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2016: A Year in the Life

Doctor Who: Because wibbly-wobbly, timey-wimey.

This past year didn't turn out the way I expected it to. Then again, I guess it never really does--nor is it supposed to, if I want to be honest with myself and acknowledge a fact of life. But looking back at 2016, I'm surprised at just how much surprised me... 2016 was a painful year. It's also been my proudest. Past lessons I was too stubborn to learn before rose to the surface again, and I finally had to face all that had changed--how I've changed--these many years since I've been sick. I'm not the same person I was at the beginning of this year, that much is certain. Maybe none of us are. But I've also learned to embrace that, building upon these changes to create a future for myself when even my future seemed in doubt. I can't articulate everything I want to say. I promise you, I'm trying. But I'm a mix of emotions (and lots of brain fog, thank you, Lyme!) as I prepare for the new year: relief at finally moving on from this roller coaster of a year, sad at all the loss and painful transitions that resided here, and grateful for unexpected opportunities stemming from hard work and determination--a fighting spirit and will to create.

Tonight, I'll embark on a journey of self-reflection to help me sort through these emotions and what exactly this year has meant in terms of personal growth on what has become my favorite day of the year. For the past five years, I've practiced the art of self-care on New Years Eve, indulging in my favorite things and some quiet reflection to help clear the cobwebs and set the tone for the year to come. It began with notes in a jar--quotes, musings, and moments of gratitude scrawled on tiny slips of paper and stuffed into the empty ice bucket on my wine rack until New Years Eve, where I would read them and place them in an actual jar until the next year. Three years' worth of notes reside in that jar. Three years' worth of healing. When I bought my daily planner at the beginning of this year--a beautiful Moleskin featuring The Little Prince--I set the intention of writing down my daily routines to help guide me through the physical recovery from my Lyme relapse. But little by little, I began to write more. The planner turned into a journal of sorts, a replacement for all those ice bucket notes: daily reflections, quotes, poetry, and other musings filled the pages. It's been the highlight of every morning--a moment of peace among the chaos of life. Tonight, I'll one again gather my favorite things and snuggle with my dogs, reading through the past 365 days that have been a roller coaster of both pain and pride. There have been big events that have changed life, that have changed me--some which I've talked about here and across social media and some I've kept private--but there, tucked in the pages of that planner, rests every moment in between. And so, as I prepare to dive deeper into this year's personal reflections tonight and set intentions for the year to come tomorrow, I'm looking back at all that's changed professionally in 2016 now--at all I'd expected, all I'd worked for, and all the things that I never saw coming...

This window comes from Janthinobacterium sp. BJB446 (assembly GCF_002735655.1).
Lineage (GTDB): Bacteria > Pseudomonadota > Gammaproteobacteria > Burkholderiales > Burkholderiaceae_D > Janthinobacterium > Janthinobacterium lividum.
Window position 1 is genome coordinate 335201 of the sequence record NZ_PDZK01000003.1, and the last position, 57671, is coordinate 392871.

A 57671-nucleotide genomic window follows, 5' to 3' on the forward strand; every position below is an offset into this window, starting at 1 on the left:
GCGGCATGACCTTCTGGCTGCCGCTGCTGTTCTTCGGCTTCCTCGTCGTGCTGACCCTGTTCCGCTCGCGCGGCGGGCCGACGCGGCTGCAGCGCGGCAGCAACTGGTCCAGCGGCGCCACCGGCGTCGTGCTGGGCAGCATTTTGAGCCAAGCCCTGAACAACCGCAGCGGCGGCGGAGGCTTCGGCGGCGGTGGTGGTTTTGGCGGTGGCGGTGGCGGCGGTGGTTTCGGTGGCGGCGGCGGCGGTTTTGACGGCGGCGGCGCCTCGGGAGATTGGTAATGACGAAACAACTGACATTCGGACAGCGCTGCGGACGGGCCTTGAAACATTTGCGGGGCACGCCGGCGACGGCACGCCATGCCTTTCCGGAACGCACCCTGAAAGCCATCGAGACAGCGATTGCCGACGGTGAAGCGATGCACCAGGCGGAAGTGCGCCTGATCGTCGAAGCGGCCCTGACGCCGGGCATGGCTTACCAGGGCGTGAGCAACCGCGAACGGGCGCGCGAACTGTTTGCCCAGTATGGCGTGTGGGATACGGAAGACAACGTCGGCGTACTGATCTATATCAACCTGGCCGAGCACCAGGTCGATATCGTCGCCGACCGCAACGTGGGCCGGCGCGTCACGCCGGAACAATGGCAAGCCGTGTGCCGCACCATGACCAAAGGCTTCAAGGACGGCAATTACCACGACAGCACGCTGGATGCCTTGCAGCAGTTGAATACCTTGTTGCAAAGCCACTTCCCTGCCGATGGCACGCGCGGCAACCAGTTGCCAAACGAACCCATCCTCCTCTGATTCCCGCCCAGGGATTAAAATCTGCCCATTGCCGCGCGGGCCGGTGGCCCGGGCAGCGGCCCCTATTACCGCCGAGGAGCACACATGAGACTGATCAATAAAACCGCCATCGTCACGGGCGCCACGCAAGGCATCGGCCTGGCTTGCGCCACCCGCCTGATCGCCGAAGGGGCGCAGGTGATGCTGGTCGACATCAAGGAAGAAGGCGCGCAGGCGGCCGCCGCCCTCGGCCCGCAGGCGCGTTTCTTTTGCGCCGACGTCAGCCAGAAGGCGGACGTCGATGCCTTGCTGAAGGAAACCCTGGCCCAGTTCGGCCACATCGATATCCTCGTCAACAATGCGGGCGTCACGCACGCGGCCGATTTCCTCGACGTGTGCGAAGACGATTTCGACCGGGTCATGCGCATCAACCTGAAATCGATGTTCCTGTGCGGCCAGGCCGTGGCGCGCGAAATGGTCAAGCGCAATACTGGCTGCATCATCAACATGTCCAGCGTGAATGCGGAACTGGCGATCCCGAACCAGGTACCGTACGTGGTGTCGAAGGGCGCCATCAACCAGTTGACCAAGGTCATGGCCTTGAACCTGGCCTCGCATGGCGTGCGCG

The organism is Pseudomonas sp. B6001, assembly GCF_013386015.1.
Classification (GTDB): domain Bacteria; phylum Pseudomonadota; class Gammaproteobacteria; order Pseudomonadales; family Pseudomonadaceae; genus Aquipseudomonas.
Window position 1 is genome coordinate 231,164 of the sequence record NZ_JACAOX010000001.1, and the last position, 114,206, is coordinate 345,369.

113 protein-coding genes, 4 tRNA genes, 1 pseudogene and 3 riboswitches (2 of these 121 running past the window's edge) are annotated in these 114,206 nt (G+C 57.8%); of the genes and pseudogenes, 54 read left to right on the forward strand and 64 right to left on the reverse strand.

January 2016:

" Excited to share my plans for 2016 with sneak peeks of my upcoming books... Along with kicking Lyme Disease's ass and getting back to work, I'm focusing my energy in the new year on creating: fiction, blog posts, journaling, and free resources for authors. This also includes bringing on more clients to Brown Beagle Books, continuing to build relationships with the local writing community, and working with friends to help them create and bring their passion projects to life."